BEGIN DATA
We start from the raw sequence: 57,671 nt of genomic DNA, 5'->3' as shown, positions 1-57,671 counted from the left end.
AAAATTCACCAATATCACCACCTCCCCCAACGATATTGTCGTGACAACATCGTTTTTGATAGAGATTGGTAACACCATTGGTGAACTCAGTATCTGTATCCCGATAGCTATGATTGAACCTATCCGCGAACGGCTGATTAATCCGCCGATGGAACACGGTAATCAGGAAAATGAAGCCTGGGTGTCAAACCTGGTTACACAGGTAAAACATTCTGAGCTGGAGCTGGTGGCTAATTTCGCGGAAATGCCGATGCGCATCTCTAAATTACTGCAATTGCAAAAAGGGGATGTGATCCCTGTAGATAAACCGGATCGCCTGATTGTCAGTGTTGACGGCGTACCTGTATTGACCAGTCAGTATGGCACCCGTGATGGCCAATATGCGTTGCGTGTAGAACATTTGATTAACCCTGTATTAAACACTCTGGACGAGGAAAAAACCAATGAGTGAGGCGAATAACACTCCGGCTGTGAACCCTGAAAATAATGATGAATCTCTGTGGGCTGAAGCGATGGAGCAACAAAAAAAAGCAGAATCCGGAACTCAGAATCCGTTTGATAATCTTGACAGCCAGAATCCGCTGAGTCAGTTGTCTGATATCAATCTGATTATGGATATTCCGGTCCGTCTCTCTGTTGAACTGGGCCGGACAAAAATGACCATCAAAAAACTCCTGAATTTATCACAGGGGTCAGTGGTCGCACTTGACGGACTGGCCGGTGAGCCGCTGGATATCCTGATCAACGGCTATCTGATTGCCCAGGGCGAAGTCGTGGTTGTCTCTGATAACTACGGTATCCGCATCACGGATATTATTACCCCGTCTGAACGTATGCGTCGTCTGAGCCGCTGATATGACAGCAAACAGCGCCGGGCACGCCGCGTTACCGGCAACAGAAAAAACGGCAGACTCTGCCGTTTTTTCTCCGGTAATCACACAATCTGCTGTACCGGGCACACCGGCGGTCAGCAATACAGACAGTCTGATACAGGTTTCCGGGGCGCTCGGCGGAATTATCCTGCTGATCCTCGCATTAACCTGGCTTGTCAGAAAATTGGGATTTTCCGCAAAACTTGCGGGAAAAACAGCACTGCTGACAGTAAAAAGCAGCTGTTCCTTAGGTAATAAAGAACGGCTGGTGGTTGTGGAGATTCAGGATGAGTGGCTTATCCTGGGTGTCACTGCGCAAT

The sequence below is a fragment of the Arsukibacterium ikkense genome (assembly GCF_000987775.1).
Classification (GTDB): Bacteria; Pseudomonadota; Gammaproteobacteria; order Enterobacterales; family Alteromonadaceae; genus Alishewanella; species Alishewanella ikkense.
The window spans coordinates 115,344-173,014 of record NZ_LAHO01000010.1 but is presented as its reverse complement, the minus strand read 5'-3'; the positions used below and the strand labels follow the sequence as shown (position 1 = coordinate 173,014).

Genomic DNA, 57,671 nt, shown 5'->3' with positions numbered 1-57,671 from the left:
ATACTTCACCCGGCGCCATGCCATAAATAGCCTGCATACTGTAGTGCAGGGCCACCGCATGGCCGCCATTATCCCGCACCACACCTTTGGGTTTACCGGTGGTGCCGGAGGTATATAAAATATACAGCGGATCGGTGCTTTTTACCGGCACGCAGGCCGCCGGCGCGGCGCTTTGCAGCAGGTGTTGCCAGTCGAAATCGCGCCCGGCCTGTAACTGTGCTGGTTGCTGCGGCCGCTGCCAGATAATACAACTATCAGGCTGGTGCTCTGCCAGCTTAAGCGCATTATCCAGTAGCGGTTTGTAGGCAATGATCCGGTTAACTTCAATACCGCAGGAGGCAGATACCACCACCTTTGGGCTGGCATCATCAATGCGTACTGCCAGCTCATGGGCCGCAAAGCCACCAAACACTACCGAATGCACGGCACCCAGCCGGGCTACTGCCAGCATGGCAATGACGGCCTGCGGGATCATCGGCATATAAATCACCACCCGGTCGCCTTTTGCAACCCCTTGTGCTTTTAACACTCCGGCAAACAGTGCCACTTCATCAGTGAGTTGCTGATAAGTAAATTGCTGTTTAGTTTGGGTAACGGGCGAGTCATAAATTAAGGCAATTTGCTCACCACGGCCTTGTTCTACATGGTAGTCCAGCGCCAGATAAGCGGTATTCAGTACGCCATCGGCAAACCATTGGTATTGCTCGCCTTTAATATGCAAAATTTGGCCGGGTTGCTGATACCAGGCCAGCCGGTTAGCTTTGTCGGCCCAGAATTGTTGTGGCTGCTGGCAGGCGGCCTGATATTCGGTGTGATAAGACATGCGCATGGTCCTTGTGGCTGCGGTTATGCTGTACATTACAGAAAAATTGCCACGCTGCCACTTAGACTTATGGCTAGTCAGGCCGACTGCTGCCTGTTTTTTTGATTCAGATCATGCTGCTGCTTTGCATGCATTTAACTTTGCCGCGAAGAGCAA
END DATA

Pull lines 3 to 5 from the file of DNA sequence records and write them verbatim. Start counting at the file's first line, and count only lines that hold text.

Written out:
The sequence below is a fragment of the Arsukibacterium ikkense genome (assembly GCF_000987775.1).
Classification (GTDB): Bacteria; Pseudomonadota; Gammaproteobacteria; order Enterobacterales; family Alteromonadaceae; genus Alishewanella; species Alishewanella ikkense.
The window spans coordinates 115,344-173,014 of record NZ_LAHO01000010.1 but is presented as its reverse complement, the minus strand read 5'-3'; the positions used below and the strand labels follow the sequence as shown (position 1 = coordinate 173,014).